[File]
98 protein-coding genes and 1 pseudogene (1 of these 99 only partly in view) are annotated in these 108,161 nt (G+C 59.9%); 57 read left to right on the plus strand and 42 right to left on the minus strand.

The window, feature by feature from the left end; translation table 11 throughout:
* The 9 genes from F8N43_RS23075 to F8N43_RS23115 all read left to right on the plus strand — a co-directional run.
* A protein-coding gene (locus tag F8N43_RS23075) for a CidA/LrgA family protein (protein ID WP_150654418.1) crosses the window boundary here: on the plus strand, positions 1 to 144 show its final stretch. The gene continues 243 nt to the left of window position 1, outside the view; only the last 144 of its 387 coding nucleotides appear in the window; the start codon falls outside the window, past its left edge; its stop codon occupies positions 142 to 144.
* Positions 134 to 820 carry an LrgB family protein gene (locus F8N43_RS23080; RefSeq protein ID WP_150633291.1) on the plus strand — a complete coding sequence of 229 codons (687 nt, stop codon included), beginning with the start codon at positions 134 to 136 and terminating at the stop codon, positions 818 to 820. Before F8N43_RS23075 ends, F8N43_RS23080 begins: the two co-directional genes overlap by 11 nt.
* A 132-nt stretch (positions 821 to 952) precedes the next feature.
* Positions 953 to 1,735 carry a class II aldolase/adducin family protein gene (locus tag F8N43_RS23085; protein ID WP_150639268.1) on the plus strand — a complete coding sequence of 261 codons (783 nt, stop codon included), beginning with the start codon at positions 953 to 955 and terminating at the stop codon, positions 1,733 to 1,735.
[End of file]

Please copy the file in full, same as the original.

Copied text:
98 protein-coding genes and 1 pseudogene (1 of these 99 only partly in view) are annotated in these 108,161 nt (G+C 59.9%); 57 read left to right on the plus strand and 42 right to left on the minus strand.

The window, feature by feature from the left end; translation table 11 throughout:
* The 9 genes from F8N43_RS23075 to F8N43_RS23115 all read left to right on the plus strand — a co-directional run.
* A protein-coding gene (locus tag F8N43_RS23075) for a CidA/LrgA family protein (protein ID WP_150654418.1) crosses the window boundary here: on the plus strand, positions 1 to 144 show its final stretch. The gene continues 243 nt to the left of window position 1, outside the view; only the last 144 of its 387 coding nucleotides appear in the window; the start codon falls outside the window, past its left edge; its stop codon occupies positions 142 to 144.
* Positions 134 to 820 carry an LrgB family protein gene (locus F8N43_RS23080; RefSeq protein ID WP_150633291.1) on the plus strand — a complete coding sequence of 229 codons (687 nt, stop codon included), beginning with the start codon at positions 134 to 136 and terminating at the stop codon, positions 818 to 820. Before F8N43_RS23075 ends, F8N43_RS23080 begins: the two co-directional genes overlap by 11 nt.
* A 132-nt stretch (positions 821 to 952) precedes the next feature.
* Positions 953 to 1,735 carry a class II aldolase/adducin family protein gene (locus tag F8N43_RS23085; protein ID WP_150639268.1) on the plus strand — a complete coding sequence of 261 codons (783 nt, stop codon included), beginning with the start codon at positions 953 to 955 and terminating at the stop codon, positions 1,733 to 1,735.